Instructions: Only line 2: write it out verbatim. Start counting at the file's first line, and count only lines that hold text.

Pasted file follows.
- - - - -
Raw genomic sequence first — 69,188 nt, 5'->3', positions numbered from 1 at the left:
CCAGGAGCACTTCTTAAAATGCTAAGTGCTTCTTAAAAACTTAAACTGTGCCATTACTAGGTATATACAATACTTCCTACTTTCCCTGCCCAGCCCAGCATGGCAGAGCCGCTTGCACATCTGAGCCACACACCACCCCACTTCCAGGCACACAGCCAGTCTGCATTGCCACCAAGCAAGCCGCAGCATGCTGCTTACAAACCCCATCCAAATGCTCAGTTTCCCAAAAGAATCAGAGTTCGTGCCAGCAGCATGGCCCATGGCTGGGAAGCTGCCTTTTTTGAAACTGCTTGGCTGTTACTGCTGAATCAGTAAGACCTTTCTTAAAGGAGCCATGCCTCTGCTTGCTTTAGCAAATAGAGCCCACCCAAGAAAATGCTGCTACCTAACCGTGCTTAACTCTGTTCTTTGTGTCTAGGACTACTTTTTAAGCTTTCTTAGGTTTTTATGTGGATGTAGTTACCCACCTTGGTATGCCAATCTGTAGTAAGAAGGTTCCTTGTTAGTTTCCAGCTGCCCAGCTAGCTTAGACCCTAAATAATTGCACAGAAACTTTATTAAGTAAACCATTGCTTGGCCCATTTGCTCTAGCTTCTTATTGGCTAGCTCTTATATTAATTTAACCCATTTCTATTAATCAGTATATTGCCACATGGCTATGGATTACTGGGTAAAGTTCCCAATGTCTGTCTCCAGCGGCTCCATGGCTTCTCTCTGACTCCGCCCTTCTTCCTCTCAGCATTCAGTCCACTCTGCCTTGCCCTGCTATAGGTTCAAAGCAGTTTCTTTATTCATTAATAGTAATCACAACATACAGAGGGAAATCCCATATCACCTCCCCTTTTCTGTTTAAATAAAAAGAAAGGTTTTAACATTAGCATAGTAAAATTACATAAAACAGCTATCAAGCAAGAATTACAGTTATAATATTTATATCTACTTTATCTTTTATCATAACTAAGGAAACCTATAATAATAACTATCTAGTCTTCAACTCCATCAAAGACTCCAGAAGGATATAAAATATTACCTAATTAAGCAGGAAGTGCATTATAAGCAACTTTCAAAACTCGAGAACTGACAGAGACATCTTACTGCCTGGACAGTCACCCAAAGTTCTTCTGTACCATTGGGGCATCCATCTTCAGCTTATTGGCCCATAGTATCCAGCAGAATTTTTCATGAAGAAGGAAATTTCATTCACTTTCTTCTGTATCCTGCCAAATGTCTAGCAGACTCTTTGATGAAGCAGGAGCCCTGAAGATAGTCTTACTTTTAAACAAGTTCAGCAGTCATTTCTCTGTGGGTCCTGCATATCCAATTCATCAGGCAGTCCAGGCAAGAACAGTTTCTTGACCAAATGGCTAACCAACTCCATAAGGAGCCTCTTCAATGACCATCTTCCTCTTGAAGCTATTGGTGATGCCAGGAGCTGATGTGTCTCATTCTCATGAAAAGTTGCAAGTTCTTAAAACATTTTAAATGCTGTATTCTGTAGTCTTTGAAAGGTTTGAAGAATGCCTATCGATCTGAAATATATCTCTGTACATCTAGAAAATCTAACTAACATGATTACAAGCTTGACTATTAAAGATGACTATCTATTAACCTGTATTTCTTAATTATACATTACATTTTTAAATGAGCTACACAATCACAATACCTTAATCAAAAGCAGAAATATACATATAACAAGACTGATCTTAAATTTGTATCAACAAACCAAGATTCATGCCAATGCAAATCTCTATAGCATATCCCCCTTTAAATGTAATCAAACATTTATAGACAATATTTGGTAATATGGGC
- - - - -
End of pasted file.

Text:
CCAGGAGCACTTCTTAAAATGCTAAGTGCTTCTTAAAAACTTAAACTGTGCCATTACTAGGTATATACAATACTTCCTACTTTCCCTGCCCAGCCCAGCATGGCAGAGCCGCTTGCACATCTGAGCCACACACCACCCCACTTCCAGGCACACAGCCAGTCTGCATTGCCACCAAGCAAGCCGCAGCATGCTGCTTACAAACCCCATCCAAATGCTCAGTTTCCCAAAAGAATCAGAGTTCGTGCCAGCAGCATGGCCCATGGCTGGGAAGCTGCCTTTTTTGAAACTGCTTGGCTGTTACTGCTGAATCAGTAAGACCTTTCTTAAAGGAGCCATGCCTCTGCTTGCTTTAGCAAATAGAGCCCACCCAAGAAAATGCTGCTACCTAACCGTGCTTAACTCTGTTCTTTGTGTCTAGGACTACTTTTTAAGCTTTCTTAGGTTTTTATGTGGATGTAGTTACCCACCTTGGTATGCCAATCTGTAGTAAGAAGGTTCCTTGTTAGTTTCCAGCTGCCCAGCTAGCTTAGACCCTAAATAATTGCACAGAAACTTTATTAAGTAAACCATTGCTTGGCCCATTTGCTCTAGCTTCTTATTGGCTAGCTCTTATATTAATTTAACCCATTTCTATTAATCAGTATATTGCCACATGGCTATGGATTACTGGGTAAAGTTCCCAATGTCTGTCTCCAGCGGCTCCATGGCTTCTCTCTGACTCCGCCCTTCTTCCTCTCAGCATTCAGTCCACTCTGCCTTGCCCTGCTATAGGTTCAAAGCAGTTTCTTTATTCATTAATAGTAATCACAACATACAGAGGGAAATCCCATATCACCTCCCCTTTTCTGTTTAAATAAAAAGAAAGGTTTTAACATTAGCATAGTAAAATTACATAAAACAGCTATCAAGCAAGAATTACAGTTATAATATTTATATCTACTTTATCTTTTATCATAACTAAGGAAACCTATAATAATAACTATCTAGTCTTCAACTCCATCAAAGACTCCAGAAGGATATAAAATATTACCTAATTAAGCAGGAAGTGCATTATAAGCAACTTTCAAAACTCGAGAACTGACAGAGACATCTTACTGCCTGGACAGTCACCCAAAGTTCTTCTGTACCATTGGGGCATCCATCTTCAGCTTATTGGCCCATAGTATCCAGCAGAATTTTTCATGAAGAAGGAAATTTCATTCACTTTCTTCTGTATCCTGCCAAATGTCTAGCAGACTCTTTGATGAAGCAGGAGCCCTGAAGATAGTCTTACTTTTAAACAAGTTCAGCAGTCATTTCTCTGTGGGTCCTGCATATCCAATTCATCAGGCAGTCCAGGCAAGAACAGTTTCTTGACCAAATGGCTAACCAACTCCATAAGGAGCCTCTTCAATGACCATCTTCCTCTTGAAGCTATTGGTGATGCCAGGAGCTGATGTGTCTCATTCTCATGAAAAGTTGCAAGTTCTTAAAACATTTTAAATGCTGTATTCTGTAGTCTTTGAAAGGTTTGAAGAATGCCTATCGATCTGAAATATATCTCTGTACATCTAGAAAATCTAACTAACATGATTACAAGCTTGACTATTAAAGATGACTATCTATTAACCTGTATTTCTTAATTATACATTACATTTTTAAATGAGCTACACAATCACAATACCTTAATCAAAAGCAGAAATATACATATAACAAGACTGATCTTAAATTTGTATCAACAAACCAAGATTCATGCCAATGCAAATCTCTATAGCATATCCCCCTTTAAATGTAATCAAACATTTATAGACAATATTTGGTAATATGGGC